It was not the opening of the pulpits so much as the purpose for which they were opened, and the fact that they could now be opened legally, that alarmed him. He regarded the legislation as a practical denial of the belief in an infallible church. The mere thought of a Unitarian minister being invited, as many were, to address a body of orthodox Christians, with the permission of the bishop, was something contradictory to Catholic truth. When, however, he knew that such a possibility was made legal for the express purpose of propitiating those who were determined to destroy the dogmatic structure of Christianity, he was unable to remain silent. He saw in the new legislation, and he saw quite rightly, that it was a triumph for those who, at a turning-point in the history of Christianity, were leading the Episcopal Church away from the path into which the fathers of the Oxford Movement had been endeavoring to guide it.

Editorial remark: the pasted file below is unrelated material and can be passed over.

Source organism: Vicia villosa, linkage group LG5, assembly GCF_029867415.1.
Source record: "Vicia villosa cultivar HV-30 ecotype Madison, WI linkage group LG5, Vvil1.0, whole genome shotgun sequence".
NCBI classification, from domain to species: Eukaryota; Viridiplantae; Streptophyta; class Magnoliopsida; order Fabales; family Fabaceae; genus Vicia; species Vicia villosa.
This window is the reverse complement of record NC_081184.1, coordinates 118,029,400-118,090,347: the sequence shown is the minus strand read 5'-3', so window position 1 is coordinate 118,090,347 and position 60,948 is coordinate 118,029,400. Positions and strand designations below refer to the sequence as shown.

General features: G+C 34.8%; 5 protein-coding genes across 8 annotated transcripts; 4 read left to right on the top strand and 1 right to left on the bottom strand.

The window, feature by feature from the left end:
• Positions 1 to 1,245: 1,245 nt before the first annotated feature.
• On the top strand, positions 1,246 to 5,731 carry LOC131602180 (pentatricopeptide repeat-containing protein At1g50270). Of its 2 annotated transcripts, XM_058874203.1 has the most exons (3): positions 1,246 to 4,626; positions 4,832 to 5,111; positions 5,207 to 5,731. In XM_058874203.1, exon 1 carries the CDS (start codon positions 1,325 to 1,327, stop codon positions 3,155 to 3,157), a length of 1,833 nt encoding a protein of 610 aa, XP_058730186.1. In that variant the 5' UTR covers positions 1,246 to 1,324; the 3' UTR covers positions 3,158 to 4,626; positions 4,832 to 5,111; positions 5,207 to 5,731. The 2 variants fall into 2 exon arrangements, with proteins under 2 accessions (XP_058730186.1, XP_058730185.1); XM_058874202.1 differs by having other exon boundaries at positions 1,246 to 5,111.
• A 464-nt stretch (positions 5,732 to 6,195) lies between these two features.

This did not, however, fill up the bitter cup which he was forced to drink. The Open Pulpit amendment would never have had the least chance of becoming law had it not received the support of Anglo-Catholic bishops and delegates. It was hardly possible for him to believe that such a thing could have taken place. That it was possible was a revelation to him of the hopelessness of the situation. There had been no sense of anything but individual interest. There had been no coherence, despite the months of plain warning of approaching danger. The Anglo-Catholics had gone to the Richmond convention knowing quite well that an assault was to be made on their position. The enemy was open in its hostility. Its tactics were laid bare. Instead of closing up their ranks, the Anglo-Catholics had allowed themselves to be routed, and were now pretending that they had made a strategic retreat. To have been overwhelmed by numbers and to have held their ground to the last man might have been tolerable. To return home protesting that they had saved their own lives by an equivocal treaty of peace was outrageous.